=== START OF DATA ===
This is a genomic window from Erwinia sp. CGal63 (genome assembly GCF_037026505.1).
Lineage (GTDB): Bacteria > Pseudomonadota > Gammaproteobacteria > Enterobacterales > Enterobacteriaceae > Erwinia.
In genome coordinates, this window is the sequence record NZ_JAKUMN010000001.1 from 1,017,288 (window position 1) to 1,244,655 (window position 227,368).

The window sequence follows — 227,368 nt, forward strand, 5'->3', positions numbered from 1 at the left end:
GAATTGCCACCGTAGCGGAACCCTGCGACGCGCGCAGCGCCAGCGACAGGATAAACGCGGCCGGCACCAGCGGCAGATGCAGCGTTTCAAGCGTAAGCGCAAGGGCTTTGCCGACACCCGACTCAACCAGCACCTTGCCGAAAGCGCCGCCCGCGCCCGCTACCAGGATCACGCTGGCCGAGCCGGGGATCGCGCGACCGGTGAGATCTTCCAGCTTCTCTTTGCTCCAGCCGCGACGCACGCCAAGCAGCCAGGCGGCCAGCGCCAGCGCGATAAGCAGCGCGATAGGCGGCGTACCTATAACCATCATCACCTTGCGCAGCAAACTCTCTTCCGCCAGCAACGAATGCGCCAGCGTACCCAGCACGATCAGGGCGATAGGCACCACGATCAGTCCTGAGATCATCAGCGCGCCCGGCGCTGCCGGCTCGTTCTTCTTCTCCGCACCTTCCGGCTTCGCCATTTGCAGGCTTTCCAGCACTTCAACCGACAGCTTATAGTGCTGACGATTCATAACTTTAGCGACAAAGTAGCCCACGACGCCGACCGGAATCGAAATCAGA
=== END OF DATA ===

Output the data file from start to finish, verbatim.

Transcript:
This is a genomic window from Erwinia sp. CGal63 (genome assembly GCF_037026505.1).
Lineage (GTDB): Bacteria > Pseudomonadota > Gammaproteobacteria > Enterobacterales > Enterobacteriaceae > Erwinia.
In genome coordinates, this window is the sequence record NZ_JAKUMN010000001.1 from 1,017,288 (window position 1) to 1,244,655 (window position 227,368).

The window sequence follows — 227,368 nt, forward strand, 5'->3', positions numbered from 1 at the left end:
GAATTGCCACCGTAGCGGAACCCTGCGACGCGCGCAGCGCCAGCGACAGGATAAACGCGGCCGGCACCAGCGGCAGATGCAGCGTTTCAAGCGTAAGCGCAAGGGCTTTGCCGACACCCGACTCAACCAGCACCTTGCCGAAAGCGCCGCCCGCGCCCGCTACCAGGATCACGCTGGCCGAGCCGGGGATCGCGCGACCGGTGAGATCTTCCAGCTTCTCTTTGCTCCAGCCGCGACGCACGCCAAGCAGCCAGGCGGCCAGCGCCAGCGCGATAAGCAGCGCGATAGGCGGCGTACCTATAACCATCATCACCTTGCGCAGCAAACTCTCTTCCGCCAGCAACGAATGCGCCAGCGTACCCAGCACGATCAGGGCGATAGGCACCACGATCAGTCCTGAGATCATCAGCGCGCCCGGCGCTGCCGGCTCGTTCTTCTTCTCCGCACCTTCCGGCTTCGCCATTTGCAGGCTTTCCAGCACTTCAACCGACAGCTTATAGTGCTGACGATTCATAACTTTAGCGACAAAGTAGCCCACGACGCCGACCGGAATCGAAATCAGA